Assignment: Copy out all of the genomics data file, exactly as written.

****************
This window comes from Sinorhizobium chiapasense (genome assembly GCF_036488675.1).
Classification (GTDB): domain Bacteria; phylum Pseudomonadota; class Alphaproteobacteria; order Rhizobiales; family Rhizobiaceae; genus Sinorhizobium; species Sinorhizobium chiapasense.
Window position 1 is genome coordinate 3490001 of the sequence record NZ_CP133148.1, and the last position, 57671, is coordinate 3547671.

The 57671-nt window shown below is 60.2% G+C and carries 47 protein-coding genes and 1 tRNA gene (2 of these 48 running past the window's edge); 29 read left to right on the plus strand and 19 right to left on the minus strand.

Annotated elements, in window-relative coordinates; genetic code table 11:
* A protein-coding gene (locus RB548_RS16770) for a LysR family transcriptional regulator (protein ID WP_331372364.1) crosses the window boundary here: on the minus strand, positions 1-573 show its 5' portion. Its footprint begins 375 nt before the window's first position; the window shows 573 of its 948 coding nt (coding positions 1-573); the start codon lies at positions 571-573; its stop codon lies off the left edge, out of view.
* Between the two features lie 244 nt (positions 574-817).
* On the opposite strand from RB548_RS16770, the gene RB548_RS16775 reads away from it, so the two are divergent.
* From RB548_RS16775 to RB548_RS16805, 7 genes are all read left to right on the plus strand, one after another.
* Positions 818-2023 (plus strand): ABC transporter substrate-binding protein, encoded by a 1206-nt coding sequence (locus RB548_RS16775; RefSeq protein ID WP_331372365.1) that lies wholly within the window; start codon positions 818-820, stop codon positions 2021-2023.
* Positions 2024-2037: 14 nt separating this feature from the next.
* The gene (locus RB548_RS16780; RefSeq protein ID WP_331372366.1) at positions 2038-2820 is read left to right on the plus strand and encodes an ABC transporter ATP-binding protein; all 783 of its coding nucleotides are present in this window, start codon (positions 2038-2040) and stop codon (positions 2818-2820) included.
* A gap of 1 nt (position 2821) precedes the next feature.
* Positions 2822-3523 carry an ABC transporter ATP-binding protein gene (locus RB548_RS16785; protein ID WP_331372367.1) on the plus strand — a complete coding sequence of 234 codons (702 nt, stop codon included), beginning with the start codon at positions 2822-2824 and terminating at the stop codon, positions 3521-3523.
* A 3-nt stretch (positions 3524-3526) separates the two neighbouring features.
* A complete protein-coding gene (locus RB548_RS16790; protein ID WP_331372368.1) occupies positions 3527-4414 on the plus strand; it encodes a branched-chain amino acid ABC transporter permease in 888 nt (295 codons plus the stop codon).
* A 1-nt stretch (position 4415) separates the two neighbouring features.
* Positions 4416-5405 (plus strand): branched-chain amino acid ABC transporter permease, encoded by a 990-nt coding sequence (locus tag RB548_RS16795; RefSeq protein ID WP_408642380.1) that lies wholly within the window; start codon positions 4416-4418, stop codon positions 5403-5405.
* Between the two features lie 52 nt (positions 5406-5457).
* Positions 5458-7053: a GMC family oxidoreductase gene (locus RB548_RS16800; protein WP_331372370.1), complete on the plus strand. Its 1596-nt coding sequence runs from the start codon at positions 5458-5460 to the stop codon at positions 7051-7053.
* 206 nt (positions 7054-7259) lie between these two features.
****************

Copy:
This window comes from Sinorhizobium chiapasense (genome assembly GCF_036488675.1).
Classification (GTDB): domain Bacteria; phylum Pseudomonadota; class Alphaproteobacteria; order Rhizobiales; family Rhizobiaceae; genus Sinorhizobium; species Sinorhizobium chiapasense.
Window position 1 is genome coordinate 3490001 of the sequence record NZ_CP133148.1, and the last position, 57671, is coordinate 3547671.

The 57671-nt window shown below is 60.2% G+C and carries 47 protein-coding genes and 1 tRNA gene (2 of these 48 running past the window's edge); 29 read left to right on the plus strand and 19 right to left on the minus strand.

Annotated elements, in window-relative coordinates; genetic code table 11:
* A protein-coding gene (locus RB548_RS16770) for a LysR family transcriptional regulator (protein ID WP_331372364.1) crosses the window boundary here: on the minus strand, positions 1-573 show its 5' portion. Its footprint begins 375 nt before the window's first position; the window shows 573 of its 948 coding nt (coding positions 1-573); the start codon lies at positions 571-573; its stop codon lies off the left edge, out of view.
* Between the two features lie 244 nt (positions 574-817).
* On the opposite strand from RB548_RS16770, the gene RB548_RS16775 reads away from it, so the two are divergent.
* From RB548_RS16775 to RB548_RS16805, 7 genes are all read left to right on the plus strand, one after another.
* Positions 818-2023 (plus strand): ABC transporter substrate-binding protein, encoded by a 1206-nt coding sequence (locus RB548_RS16775; RefSeq protein ID WP_331372365.1) that lies wholly within the window; start codon positions 818-820, stop codon positions 2021-2023.
* Positions 2024-2037: 14 nt separating this feature from the next.
* The gene (locus RB548_RS16780; RefSeq protein ID WP_331372366.1) at positions 2038-2820 is read left to right on the plus strand and encodes an ABC transporter ATP-binding protein; all 783 of its coding nucleotides are present in this window, start codon (positions 2038-2040) and stop codon (positions 2818-2820) included.
* A gap of 1 nt (position 2821) precedes the next feature.
* Positions 2822-3523 carry an ABC transporter ATP-binding protein gene (locus RB548_RS16785; protein ID WP_331372367.1) on the plus strand — a complete coding sequence of 234 codons (702 nt, stop codon included), beginning with the start codon at positions 2822-2824 and terminating at the stop codon, positions 3521-3523.
* A 3-nt stretch (positions 3524-3526) separates the two neighbouring features.
* A complete protein-coding gene (locus RB548_RS16790; protein ID WP_331372368.1) occupies positions 3527-4414 on the plus strand; it encodes a branched-chain amino acid ABC transporter permease in 888 nt (295 codons plus the stop codon).
* A 1-nt stretch (position 4415) separates the two neighbouring features.
* Positions 4416-5405 (plus strand): branched-chain amino acid ABC transporter permease, encoded by a 990-nt coding sequence (locus tag RB548_RS16795; RefSeq protein ID WP_408642380.1) that lies wholly within the window; start codon positions 4416-4418, stop codon positions 5403-5405.
* Between the two features lie 52 nt (positions 5406-5457).
* Positions 5458-7053: a GMC family oxidoreductase gene (locus RB548_RS16800; protein WP_331372370.1), complete on the plus strand. Its 1596-nt coding sequence runs from the start codon at positions 5458-5460 to the stop codon at positions 7051-7053.
* 206 nt (positions 7054-7259) lie between these two features.